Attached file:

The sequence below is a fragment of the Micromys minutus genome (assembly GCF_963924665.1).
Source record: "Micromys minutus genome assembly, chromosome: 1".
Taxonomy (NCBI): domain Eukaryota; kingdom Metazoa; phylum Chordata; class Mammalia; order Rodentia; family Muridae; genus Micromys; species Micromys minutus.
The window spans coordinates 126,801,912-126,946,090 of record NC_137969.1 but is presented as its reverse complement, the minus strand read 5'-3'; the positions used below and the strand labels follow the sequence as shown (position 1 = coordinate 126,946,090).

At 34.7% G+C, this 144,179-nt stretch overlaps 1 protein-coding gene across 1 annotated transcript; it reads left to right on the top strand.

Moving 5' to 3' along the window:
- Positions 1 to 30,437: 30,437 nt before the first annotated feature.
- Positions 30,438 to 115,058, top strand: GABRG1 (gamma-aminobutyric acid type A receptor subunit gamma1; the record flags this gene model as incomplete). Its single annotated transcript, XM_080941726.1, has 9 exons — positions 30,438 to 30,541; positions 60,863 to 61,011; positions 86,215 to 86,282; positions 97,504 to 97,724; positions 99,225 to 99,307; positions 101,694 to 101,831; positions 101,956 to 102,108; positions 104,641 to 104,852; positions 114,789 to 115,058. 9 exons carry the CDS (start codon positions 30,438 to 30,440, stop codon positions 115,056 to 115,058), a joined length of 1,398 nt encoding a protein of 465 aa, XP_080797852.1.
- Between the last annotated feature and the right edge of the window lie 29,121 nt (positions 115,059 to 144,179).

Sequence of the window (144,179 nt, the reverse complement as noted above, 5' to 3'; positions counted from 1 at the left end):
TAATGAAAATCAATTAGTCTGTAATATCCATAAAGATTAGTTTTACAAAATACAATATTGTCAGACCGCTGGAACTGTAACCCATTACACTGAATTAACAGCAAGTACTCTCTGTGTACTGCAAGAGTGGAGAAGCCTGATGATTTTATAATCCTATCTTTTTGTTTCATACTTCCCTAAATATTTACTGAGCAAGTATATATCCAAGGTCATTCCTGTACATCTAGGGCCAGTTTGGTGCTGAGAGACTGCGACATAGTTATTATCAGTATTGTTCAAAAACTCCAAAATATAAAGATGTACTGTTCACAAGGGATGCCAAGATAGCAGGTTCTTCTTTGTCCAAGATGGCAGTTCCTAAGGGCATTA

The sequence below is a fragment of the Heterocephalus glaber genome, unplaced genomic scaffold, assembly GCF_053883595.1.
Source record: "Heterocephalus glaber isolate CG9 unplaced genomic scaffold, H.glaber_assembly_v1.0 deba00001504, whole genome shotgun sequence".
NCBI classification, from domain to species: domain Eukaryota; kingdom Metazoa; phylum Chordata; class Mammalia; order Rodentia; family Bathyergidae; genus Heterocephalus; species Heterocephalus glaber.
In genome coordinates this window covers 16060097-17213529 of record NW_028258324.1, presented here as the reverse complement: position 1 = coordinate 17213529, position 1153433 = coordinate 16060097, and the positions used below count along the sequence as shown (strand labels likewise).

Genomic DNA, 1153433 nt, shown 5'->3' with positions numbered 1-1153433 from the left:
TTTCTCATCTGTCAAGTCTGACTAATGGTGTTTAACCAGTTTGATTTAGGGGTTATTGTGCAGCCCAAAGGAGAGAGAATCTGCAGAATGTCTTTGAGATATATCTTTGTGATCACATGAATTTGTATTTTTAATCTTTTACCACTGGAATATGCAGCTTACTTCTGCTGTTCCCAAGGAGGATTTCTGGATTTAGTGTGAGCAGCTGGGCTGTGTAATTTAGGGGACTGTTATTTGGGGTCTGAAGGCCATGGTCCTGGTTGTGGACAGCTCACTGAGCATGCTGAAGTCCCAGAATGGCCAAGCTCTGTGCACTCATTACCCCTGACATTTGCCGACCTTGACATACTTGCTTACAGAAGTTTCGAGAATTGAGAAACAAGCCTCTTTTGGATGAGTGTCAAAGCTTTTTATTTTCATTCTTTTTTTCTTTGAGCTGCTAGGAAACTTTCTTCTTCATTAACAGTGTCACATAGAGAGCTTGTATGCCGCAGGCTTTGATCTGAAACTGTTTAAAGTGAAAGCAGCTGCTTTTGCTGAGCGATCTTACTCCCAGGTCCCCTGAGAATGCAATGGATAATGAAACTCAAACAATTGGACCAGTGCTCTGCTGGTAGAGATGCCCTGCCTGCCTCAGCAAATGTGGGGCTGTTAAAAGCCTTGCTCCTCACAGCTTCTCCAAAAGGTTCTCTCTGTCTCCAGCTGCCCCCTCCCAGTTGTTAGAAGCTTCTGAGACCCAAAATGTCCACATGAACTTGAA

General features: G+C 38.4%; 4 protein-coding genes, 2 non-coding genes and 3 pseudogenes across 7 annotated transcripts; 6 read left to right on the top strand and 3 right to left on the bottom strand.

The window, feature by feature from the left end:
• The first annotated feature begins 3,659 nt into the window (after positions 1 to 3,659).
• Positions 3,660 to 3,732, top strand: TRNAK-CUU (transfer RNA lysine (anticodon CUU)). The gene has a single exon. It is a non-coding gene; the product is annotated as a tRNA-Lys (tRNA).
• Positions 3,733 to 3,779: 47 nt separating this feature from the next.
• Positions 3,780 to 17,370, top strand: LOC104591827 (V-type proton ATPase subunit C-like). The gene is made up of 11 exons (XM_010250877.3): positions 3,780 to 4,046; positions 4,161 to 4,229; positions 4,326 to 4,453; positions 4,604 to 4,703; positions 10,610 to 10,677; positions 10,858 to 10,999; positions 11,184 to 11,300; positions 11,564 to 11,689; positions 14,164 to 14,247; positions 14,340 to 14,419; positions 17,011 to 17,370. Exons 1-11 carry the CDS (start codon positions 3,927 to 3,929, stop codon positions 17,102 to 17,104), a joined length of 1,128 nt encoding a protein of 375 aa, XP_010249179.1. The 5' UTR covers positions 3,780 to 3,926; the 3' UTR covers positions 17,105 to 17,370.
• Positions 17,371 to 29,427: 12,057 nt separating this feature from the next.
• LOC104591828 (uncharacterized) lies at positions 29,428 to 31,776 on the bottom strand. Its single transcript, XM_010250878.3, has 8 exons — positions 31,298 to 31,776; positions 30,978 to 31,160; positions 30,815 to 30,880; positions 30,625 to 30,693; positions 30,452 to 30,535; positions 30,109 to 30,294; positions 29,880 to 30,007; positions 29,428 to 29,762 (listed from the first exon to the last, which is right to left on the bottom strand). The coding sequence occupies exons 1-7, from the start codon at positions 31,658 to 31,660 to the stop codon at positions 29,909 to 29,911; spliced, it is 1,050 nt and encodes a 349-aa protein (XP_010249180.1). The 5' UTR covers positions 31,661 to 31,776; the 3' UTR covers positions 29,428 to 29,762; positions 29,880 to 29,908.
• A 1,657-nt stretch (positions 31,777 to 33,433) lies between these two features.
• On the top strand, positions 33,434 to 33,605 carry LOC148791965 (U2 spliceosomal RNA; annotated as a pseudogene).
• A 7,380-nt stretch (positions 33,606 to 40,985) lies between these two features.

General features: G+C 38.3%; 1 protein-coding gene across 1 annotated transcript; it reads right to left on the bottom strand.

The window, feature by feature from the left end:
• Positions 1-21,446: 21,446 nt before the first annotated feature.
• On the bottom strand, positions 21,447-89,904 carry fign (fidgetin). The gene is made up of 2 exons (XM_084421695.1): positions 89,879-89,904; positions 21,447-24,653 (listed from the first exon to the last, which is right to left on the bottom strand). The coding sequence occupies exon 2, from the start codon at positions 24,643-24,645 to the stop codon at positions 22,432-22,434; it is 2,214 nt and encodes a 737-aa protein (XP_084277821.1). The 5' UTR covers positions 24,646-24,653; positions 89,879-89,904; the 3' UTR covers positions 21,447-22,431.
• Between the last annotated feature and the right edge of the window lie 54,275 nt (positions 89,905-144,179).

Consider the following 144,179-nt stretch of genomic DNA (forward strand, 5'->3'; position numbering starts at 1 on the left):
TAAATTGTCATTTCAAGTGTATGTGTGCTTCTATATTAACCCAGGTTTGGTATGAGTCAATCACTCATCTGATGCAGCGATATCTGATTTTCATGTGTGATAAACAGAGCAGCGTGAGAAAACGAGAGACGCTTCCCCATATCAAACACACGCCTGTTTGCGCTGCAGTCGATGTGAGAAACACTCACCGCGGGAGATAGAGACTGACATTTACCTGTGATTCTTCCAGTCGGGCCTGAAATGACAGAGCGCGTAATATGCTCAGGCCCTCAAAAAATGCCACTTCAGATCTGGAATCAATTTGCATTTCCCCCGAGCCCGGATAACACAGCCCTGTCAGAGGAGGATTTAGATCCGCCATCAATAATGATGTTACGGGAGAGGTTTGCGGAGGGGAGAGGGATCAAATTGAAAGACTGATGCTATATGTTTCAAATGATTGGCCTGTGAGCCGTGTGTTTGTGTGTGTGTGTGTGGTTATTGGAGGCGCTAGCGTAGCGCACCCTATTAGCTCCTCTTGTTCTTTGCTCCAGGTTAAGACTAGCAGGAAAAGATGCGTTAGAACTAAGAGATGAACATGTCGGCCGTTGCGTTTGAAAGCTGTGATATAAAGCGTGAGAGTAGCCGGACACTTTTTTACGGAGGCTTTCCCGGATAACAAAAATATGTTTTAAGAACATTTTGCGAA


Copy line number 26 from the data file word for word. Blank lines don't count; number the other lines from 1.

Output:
• A 1,657-nt stretch (positions 31,777 to 33,433) lies between these two features.